16. Wifi Driver Installation
Most of the time wifi will just work out of the box. In these cases you'll be able to configure your wireless card using the NetworkManagement widget which you should find running in your system tray.
16.1 Find Out Which Chipset
If your wireless card isn't supported out of the box, chances are you can make it work fairly easily.
The first step is running this command to find out which chipset is on the card. The chipset is what matters, the make and model of the device is basically of no importance.
hwinfo --wlan --short
Now that you know which chipset is on your card, you can start figuring out what is required to make the chipset work in openSUSE - usually you'll just need to install a driver and/or some firmware.
16.2 Recent Broadcom Chipset
The Linux kernel comes with the brcm80211 driver
by default. This driver supports bcm4313, bcm43224, bcm43224, bcm43225, bcm4329, bcm4330, bcm4334, bcm43241, bcm43235 (>= rev 3), bcm43236 (>= rev 3), bcm43238 (>= rev 3), bcm43143, bcm43242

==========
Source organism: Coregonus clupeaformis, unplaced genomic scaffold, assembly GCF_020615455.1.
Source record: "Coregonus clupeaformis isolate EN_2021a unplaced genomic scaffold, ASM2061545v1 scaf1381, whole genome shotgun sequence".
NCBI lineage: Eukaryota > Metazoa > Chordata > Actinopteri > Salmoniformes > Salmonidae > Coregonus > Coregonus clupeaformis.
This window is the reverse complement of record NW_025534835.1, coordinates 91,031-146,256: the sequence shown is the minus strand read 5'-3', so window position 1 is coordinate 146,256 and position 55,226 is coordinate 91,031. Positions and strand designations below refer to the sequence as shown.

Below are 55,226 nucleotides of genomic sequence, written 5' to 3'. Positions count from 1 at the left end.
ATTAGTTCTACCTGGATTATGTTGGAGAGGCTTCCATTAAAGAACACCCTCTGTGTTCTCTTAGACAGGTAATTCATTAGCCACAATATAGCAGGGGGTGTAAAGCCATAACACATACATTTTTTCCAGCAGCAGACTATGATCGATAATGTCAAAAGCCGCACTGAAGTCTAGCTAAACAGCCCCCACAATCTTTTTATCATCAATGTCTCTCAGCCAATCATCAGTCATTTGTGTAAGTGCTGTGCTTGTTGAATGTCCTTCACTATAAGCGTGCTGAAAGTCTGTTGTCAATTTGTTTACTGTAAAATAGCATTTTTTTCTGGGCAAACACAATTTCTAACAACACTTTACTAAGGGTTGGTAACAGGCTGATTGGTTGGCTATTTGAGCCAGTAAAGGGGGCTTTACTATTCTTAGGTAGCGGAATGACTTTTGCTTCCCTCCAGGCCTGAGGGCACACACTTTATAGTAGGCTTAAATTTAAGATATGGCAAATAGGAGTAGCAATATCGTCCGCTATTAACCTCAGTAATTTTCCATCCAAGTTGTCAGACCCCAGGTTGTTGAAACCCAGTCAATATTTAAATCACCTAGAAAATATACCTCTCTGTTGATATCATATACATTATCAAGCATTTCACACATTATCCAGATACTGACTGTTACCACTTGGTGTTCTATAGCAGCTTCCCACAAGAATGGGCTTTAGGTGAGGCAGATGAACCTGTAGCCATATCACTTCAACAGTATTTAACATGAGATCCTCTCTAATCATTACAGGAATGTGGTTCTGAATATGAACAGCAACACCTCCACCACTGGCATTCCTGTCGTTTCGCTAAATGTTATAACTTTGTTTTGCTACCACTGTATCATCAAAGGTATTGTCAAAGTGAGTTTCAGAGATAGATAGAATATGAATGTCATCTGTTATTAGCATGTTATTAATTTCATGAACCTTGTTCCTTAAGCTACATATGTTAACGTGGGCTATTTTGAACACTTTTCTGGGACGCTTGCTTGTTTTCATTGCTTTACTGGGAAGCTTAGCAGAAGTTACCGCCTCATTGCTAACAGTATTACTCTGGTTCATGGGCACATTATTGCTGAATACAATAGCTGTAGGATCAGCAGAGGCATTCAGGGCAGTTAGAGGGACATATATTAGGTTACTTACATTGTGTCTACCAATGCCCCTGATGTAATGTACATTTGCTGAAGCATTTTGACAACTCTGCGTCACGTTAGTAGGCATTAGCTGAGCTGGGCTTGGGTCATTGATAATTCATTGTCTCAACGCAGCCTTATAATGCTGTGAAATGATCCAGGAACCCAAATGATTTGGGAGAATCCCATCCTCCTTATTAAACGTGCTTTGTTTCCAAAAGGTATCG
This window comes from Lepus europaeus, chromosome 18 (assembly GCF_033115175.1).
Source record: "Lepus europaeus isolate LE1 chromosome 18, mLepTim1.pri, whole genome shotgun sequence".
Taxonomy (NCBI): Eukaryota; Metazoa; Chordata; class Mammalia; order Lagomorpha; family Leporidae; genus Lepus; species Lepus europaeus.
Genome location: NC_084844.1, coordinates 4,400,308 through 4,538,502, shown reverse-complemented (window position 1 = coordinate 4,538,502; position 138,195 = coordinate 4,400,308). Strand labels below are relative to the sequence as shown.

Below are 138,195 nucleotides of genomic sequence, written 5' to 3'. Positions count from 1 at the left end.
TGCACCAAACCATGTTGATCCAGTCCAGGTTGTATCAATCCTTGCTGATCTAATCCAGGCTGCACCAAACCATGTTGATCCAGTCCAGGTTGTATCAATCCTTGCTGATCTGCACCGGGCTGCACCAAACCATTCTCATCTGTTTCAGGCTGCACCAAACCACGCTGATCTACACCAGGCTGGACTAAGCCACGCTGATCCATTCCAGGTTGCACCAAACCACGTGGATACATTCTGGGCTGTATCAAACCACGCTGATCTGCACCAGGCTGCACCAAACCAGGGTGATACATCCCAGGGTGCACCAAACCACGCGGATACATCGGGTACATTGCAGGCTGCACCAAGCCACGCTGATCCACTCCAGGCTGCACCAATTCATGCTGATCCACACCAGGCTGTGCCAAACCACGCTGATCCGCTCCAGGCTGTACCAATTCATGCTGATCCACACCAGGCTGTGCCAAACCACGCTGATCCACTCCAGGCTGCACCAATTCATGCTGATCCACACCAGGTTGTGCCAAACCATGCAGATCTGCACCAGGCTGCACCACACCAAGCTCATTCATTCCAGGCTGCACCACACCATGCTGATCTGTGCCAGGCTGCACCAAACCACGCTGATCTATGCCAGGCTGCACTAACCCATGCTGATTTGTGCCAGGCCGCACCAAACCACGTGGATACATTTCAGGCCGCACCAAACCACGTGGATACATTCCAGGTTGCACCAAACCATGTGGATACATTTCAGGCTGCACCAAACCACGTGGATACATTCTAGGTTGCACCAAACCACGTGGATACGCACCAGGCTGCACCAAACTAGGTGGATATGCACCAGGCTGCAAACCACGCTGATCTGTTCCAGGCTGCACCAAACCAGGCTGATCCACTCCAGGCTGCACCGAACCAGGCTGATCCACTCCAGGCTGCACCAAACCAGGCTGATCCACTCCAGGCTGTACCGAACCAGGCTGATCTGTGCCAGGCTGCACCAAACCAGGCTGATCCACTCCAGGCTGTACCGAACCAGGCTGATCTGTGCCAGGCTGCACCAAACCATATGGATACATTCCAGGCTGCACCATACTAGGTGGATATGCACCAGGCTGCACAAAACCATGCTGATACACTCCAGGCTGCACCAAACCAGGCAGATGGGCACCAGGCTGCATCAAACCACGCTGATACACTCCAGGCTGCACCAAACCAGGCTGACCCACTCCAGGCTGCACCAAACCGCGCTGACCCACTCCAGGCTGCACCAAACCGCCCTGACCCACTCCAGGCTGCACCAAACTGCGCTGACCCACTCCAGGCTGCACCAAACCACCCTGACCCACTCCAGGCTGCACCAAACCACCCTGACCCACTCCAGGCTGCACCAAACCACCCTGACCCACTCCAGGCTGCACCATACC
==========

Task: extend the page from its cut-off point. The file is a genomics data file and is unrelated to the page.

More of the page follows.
If you experience problems with the above driver, and you have one of the following chipsets: bcm4312, bcm4313, bcm4321, bcm4322, bcm43224, bcm43225, bcm43227, bcm43228
, you may want to try installing the proprietary broadcom-wl driver
) available in the Packman software repository.
16.3 Older Broadcom Chipset
If you have an older Broadcom chip supported by the, free, reverse-engineered b43 driver
, i.e.: bcm4303, bcm4306, bcm4309, bcm4311, bcm4318
, you only need to install the firmware. This is automated by simply running this command and rebooting afterwards (make sure the package b43-fwcutter
is installed and that you are online while running the command):
16.4 Atheros Chipset
Atheros are working with the Linux-kernel developers towards providing support for all their wireless chipsets in the mainline Linux-kernel, via the ath5k
drivers, so most atheros cards should just work.
16.5 Intel Chipset
Intel are cooperating quite well with the Linux-kernel developers and all Intel wifi chips should just work.
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